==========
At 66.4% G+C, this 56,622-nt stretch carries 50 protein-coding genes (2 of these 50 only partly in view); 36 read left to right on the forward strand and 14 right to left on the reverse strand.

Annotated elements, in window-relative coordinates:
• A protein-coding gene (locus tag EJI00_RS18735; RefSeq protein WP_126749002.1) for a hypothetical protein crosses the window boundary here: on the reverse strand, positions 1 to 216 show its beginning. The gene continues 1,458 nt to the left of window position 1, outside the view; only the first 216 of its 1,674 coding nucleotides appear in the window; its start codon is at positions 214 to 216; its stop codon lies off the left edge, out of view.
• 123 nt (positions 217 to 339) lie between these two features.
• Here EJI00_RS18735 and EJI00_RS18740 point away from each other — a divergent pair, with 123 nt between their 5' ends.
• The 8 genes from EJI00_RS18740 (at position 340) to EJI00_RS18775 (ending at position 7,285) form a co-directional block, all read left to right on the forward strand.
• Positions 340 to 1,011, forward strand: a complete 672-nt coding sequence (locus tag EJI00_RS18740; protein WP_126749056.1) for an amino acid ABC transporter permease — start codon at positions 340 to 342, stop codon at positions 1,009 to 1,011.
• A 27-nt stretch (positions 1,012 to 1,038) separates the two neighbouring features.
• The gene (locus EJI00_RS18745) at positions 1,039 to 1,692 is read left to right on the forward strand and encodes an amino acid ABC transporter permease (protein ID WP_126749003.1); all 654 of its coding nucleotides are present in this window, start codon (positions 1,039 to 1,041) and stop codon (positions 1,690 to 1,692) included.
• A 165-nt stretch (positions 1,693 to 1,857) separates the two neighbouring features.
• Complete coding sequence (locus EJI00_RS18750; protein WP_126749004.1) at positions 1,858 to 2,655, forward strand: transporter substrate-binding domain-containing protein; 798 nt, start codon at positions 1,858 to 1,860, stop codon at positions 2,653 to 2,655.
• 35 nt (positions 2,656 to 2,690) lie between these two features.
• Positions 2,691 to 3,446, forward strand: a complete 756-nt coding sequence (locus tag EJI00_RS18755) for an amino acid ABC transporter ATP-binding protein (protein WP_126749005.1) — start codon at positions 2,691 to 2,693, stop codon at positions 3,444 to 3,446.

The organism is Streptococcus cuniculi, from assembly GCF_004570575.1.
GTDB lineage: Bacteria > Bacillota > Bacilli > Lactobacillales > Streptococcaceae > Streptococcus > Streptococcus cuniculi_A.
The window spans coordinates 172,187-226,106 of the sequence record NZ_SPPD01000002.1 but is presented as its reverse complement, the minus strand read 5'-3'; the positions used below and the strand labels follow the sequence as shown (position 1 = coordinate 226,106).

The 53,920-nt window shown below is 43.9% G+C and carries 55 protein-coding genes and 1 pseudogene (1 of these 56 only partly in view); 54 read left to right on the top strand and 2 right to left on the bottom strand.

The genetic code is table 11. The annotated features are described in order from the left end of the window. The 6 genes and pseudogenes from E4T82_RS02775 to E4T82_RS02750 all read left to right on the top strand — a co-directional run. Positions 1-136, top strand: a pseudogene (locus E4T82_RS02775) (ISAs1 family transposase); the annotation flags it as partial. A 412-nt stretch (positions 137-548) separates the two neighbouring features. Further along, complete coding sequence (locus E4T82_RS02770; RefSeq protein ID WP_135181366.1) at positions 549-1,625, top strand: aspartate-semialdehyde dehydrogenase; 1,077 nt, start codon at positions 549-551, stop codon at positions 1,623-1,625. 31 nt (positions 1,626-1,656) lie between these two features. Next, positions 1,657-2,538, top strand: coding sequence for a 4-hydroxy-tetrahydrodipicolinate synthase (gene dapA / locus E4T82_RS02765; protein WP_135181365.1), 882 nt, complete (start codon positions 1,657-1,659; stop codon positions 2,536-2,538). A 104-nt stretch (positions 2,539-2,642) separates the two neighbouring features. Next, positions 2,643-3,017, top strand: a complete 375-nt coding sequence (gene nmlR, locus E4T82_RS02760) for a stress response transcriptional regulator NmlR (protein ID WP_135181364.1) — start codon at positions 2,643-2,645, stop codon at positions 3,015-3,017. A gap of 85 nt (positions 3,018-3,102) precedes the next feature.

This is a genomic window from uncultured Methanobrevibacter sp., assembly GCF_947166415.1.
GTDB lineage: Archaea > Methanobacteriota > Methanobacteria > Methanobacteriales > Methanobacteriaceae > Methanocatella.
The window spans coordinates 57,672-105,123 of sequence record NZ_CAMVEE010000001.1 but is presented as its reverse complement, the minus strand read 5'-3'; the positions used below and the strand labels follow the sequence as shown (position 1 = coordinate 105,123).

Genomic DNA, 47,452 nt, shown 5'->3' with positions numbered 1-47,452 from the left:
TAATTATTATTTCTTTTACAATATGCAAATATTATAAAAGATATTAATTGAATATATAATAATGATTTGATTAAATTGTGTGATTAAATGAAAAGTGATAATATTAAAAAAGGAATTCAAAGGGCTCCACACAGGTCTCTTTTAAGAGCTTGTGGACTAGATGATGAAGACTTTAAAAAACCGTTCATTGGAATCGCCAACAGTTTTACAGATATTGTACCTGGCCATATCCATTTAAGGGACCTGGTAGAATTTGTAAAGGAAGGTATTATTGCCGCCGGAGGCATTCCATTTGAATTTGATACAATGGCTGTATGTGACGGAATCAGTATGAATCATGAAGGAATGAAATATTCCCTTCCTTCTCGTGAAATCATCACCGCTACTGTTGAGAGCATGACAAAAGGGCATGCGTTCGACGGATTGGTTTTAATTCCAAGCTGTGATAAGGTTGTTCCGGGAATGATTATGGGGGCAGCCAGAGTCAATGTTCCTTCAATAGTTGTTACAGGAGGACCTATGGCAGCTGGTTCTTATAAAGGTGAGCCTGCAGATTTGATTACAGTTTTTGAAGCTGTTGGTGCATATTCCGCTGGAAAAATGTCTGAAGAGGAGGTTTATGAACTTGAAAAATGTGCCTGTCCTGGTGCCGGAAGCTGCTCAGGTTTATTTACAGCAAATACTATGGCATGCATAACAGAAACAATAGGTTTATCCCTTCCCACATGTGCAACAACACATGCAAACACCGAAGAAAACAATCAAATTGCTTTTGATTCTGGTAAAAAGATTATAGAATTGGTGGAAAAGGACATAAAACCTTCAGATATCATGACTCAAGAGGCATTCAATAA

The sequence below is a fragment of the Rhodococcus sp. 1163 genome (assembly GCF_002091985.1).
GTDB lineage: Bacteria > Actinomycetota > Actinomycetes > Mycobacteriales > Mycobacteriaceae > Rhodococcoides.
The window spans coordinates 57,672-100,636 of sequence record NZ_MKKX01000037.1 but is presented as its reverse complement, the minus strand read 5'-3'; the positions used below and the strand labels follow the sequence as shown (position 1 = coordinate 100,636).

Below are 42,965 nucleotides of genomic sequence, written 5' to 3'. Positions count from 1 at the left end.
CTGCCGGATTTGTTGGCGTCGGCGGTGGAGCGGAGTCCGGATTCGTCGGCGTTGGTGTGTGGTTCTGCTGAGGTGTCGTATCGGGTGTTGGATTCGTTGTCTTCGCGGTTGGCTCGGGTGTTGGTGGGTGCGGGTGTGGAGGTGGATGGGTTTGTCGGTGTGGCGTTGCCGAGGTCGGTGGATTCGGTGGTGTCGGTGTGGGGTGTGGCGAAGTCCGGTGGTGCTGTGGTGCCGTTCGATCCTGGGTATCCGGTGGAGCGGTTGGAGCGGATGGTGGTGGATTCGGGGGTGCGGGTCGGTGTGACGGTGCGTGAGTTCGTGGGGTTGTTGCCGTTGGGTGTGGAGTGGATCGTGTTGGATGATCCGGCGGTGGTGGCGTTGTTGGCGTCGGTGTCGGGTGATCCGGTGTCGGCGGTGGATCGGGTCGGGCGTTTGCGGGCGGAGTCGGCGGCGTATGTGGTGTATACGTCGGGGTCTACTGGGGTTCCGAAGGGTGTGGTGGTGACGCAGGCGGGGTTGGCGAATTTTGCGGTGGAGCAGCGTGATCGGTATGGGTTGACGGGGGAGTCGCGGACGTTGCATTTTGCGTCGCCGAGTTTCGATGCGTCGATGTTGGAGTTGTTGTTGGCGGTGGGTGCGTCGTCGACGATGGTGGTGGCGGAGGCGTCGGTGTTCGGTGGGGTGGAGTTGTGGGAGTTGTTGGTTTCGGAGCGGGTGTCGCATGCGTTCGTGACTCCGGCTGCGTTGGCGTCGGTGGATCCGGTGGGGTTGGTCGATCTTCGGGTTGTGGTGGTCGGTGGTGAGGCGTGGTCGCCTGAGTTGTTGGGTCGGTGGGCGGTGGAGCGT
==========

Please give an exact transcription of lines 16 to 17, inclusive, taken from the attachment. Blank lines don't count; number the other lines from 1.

The window spans coordinates 172,187-226,106 of the sequence record NZ_SPPD01000002.1 but is presented as its reverse complement, the minus strand read 5'-3'; the positions used below and the strand labels follow the sequence as shown (position 1 = coordinate 226,106).

The 53,920-nt window shown below is 43.9% G+C and carries 55 protein-coding genes and 1 pseudogene (1 of these 56 only partly in view); 54 read left to right on the top strand and 2 right to left on the bottom strand.